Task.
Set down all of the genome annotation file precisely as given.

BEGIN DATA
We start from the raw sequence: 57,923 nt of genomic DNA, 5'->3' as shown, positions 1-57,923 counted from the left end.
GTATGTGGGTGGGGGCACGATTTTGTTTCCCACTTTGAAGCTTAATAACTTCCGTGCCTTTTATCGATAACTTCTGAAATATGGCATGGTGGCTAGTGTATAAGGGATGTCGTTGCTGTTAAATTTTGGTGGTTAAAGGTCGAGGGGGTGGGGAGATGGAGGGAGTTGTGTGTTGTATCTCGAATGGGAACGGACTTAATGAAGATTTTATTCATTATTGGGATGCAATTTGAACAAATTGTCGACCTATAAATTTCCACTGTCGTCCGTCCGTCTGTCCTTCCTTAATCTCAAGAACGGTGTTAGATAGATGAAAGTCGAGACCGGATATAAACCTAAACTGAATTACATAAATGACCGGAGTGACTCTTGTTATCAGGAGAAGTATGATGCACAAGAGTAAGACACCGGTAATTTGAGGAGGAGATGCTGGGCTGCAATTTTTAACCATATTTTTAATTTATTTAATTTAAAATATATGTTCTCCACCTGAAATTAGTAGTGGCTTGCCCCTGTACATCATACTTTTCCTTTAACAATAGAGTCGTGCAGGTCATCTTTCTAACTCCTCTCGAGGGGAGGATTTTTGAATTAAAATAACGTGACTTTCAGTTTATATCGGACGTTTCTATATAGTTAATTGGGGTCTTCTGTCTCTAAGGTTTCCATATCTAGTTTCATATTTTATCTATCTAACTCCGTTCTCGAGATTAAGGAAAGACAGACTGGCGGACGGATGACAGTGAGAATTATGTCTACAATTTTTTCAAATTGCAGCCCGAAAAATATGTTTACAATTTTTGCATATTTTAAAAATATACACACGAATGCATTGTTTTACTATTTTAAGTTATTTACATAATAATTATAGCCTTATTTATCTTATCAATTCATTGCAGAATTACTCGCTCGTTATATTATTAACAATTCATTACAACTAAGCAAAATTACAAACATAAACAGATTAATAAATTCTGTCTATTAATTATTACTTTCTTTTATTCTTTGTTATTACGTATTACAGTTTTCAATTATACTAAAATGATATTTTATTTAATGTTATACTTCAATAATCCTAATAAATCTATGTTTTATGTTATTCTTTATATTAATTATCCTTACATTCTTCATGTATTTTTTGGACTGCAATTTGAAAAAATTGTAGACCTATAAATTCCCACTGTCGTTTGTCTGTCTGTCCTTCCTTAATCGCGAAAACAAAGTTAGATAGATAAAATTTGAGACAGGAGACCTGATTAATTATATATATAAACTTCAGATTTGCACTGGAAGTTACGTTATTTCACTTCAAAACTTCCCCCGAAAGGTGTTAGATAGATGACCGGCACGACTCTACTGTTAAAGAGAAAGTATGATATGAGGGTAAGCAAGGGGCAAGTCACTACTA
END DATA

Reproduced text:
We start from the raw sequence: 57,923 nt of genomic DNA, 5'->3' as shown, positions 1-57,923 counted from the left end.
GTATGTGGGTGGGGGCACGATTTTGTTTCCCACTTTGAAGCTTAATAACTTCCGTGCCTTTTATCGATAACTTCTGAAATATGGCATGGTGGCTAGTGTATAAGGGATGTCGTTGCTGTTAAATTTTGGTGGTTAAAGGTCGAGGGGGTGGGGAGATGGAGGGAGTTGTGTGTTGTATCTCGAATGGGAACGGACTTAATGAAGATTTTATTCATTATTGGGATGCAATTTGAACAAATTGTCGACCTATAAATTTCCACTGTCGTCCGTCCGTCTGTCCTTCCTTAATCTCAAGAACGGTGTTAGATAGATGAAAGTCGAGACCGGATATAAACCTAAACTGAATTACATAAATGACCGGAGTGACTCTTGTTATCAGGAGAAGTATGATGCACAAGAGTAAGACACCGGTAATTTGAGGAGGAGATGCTGGGCTGCAATTTTTAACCATATTTTTAATTTATTTAATTTAAAATATATGTTCTCCACCTGAAATTAGTAGTGGCTTGCCCCTGTACATCATACTTTTCCTTTAACAATAGAGTCGTGCAGGTCATCTTTCTAACTCCTCTCGAGGGGAGGATTTTTGAATTAAAATAACGTGACTTTCAGTTTATATCGGACGTTTCTATATAGTTAATTGGGGTCTTCTGTCTCTAAGGTTTCCATATCTAGTTTCATATTTTATCTATCTAACTCCGTTCTCGAGATTAAGGAAAGACAGACTGGCGGACGGATGACAGTGAGAATTATGTCTACAATTTTTTCAAATTGCAGCCCGAAAAATATGTTTACAATTTTTGCATATTTTAAAAATATACACACGAATGCATTGTTTTACTATTTTAAGTTATTTACATAATAATTATAGCCTTATTTATCTTATCAATTCATTGCAGAATTACTCGCTCGTTATATTATTAACAATTCATTACAACTAAGCAAAATTACAAACATAAACAGATTAATAAATTCTGTCTATTAATTATTACTTTCTTTTATTCTTTGTTATTACGTATTACAGTTTTCAATTATACTAAAATGATATTTTATTTAATGTTATACTTCAATAATCCTAATAAATCTATGTTTTATGTTATTCTTTATATTAATTATCCTTACATTCTTCATGTATTTTTTGGACTGCAATTTGAAAAAATTGTAGACCTATAAATTCCCACTGTCGTTTGTCTGTCTGTCCTTCCTTAATCGCGAAAACAAAGTTAGATAGATAAAATTTGAGACAGGAGACCTGATTAATTATATATATAAACTTCAGATTTGCACTGGAAGTTACGTTATTTCACTTCAAAACTTCCCCCGAAAGGTGTTAGATAGATGACCGGCACGACTCTACTGTTAAAGAGAAAGTATGATATGAGGGTAAGCAAGGGGCAAGTCACTACTA